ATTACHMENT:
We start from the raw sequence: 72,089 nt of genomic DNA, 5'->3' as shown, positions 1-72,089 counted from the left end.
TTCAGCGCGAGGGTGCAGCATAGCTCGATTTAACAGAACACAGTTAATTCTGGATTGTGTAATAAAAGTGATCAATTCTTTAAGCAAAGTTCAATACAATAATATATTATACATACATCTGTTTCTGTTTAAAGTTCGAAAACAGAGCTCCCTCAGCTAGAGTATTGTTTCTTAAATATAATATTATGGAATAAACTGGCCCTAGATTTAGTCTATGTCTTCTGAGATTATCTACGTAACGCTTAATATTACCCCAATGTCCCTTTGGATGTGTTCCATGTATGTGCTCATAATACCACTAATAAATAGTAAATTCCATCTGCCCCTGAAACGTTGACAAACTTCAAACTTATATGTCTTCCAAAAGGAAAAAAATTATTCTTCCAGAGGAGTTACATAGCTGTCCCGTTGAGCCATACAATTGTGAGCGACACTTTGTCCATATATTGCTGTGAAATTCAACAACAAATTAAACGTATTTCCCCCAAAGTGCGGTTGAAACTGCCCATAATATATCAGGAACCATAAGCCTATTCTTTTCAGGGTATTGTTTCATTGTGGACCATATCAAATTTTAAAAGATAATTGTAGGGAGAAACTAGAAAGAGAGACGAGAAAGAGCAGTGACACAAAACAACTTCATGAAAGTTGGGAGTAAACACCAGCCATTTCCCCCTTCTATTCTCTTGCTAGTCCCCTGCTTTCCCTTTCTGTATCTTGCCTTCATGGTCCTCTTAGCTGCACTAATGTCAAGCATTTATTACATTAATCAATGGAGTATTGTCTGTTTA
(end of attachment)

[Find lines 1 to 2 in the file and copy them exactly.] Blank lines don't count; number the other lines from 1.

We start from the raw sequence: 72,089 nt of genomic DNA, 5'->3' as shown, positions 1-72,089 counted from the left end.
TTCAGCGCGAGGGTGCAGCATAGCTCGATTTAACAGAACACAGTTAATTCTGGATTGTGTAATAAAAGTGATCAATTCTTTAAGCAAAGTTCAATACAATAATATATTATACATACATCTGTTTCTGTTTAAAGTTCGAAAACAGAGCTCCCTCAGCTAGAGTATTGTTTCTTAAATATAATATTATGGAATAAACTGGCCCTAGATTTAGTCTATGTCTTCTGAGATTATCTACGTAACGCTTAATATTACCCCAATGTCCCTTTGGATGTGTTCCATGTATGTGCTCATAATACCACTAATAAATAGTAAATTCCATCTGCCCCTGAAACGTTGACAAACTTCAAACTTATATGTCTTCCAAAAGGAAAAAAATTATTCTTCCAGAGGAGTTACATAGCTGTCCCGTTGAGCCATACAATTGTGAGCGACACTTTGTCCATATATTGCTGTGAAATTCAACAACAAATTAAACGTATTTCCCCCAAAGTGCGGTTGAAACTGCCCATAATATATCAGGAACCATAAGCCTATTCTTTTCAGGGTATTGTTTCATTGTGGACCATATCAAATTTTAAAAGATAATTGTAGGGAGAAACTAGAAAGAGAGACGAGAAAGAGCAGTGACACAAAACAACTTCATGAAAGTTGGGAGTAAACACCAGCCATTTCCCCCTTCTATTCTCTTGCTAGTCCCCTGCTTTCCCTTTCTGTATCTTGCCTTCATGGTCCTCTTAGCTGCACTAATGTCAAGCATTTATTACATTAATCAATGGAGTATTGTCTGTTTA